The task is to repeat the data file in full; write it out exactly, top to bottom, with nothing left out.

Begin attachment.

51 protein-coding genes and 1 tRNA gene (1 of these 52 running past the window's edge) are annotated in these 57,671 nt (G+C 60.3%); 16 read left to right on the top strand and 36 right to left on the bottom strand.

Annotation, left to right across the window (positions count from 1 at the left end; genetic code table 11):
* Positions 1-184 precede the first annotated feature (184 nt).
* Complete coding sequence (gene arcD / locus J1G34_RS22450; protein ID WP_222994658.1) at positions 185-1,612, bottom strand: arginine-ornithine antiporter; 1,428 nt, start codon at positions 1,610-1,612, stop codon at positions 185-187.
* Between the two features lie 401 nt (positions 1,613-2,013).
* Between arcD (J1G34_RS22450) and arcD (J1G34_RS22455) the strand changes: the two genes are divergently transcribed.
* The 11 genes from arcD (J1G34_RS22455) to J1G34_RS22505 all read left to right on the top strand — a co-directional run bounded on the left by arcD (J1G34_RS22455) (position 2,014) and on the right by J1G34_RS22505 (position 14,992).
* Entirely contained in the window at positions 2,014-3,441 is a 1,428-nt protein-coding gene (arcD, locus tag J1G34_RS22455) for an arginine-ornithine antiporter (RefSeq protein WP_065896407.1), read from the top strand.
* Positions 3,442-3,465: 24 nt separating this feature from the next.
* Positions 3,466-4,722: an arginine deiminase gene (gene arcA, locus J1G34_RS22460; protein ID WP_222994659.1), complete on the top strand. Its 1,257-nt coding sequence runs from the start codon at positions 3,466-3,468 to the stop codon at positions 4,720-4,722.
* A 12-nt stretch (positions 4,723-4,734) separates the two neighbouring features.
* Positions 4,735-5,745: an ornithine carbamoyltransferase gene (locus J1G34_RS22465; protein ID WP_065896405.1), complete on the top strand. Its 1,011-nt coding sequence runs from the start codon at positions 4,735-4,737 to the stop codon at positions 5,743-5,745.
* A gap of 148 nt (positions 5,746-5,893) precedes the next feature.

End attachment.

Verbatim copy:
51 protein-coding genes and 1 tRNA gene (1 of these 52 running past the window's edge) are annotated in these 57,671 nt (G+C 60.3%); 16 read left to right on the top strand and 36 right to left on the bottom strand.

Annotation, left to right across the window (positions count from 1 at the left end; genetic code table 11):
* Positions 1-184 precede the first annotated feature (184 nt).
* Complete coding sequence (gene arcD / locus J1G34_RS22450; protein ID WP_222994658.1) at positions 185-1,612, bottom strand: arginine-ornithine antiporter; 1,428 nt, start codon at positions 1,610-1,612, stop codon at positions 185-187.
* Between the two features lie 401 nt (positions 1,613-2,013).
* Between arcD (J1G34_RS22450) and arcD (J1G34_RS22455) the strand changes: the two genes are divergently transcribed.
* The 11 genes from arcD (J1G34_RS22455) to J1G34_RS22505 all read left to right on the top strand — a co-directional run bounded on the left by arcD (J1G34_RS22455) (position 2,014) and on the right by J1G34_RS22505 (position 14,992).
* Entirely contained in the window at positions 2,014-3,441 is a 1,428-nt protein-coding gene (arcD, locus tag J1G34_RS22455) for an arginine-ornithine antiporter (RefSeq protein WP_065896407.1), read from the top strand.
* Positions 3,442-3,465: 24 nt separating this feature from the next.
* Positions 3,466-4,722: an arginine deiminase gene (gene arcA, locus J1G34_RS22460; protein ID WP_222994659.1), complete on the top strand. Its 1,257-nt coding sequence runs from the start codon at positions 3,466-3,468 to the stop codon at positions 4,720-4,722.
* A 12-nt stretch (positions 4,723-4,734) separates the two neighbouring features.
* Positions 4,735-5,745: an ornithine carbamoyltransferase gene (locus J1G34_RS22465; protein ID WP_065896405.1), complete on the top strand. Its 1,011-nt coding sequence runs from the start codon at positions 4,735-4,737 to the stop codon at positions 5,743-5,745.
* A gap of 148 nt (positions 5,746-5,893) precedes the next feature.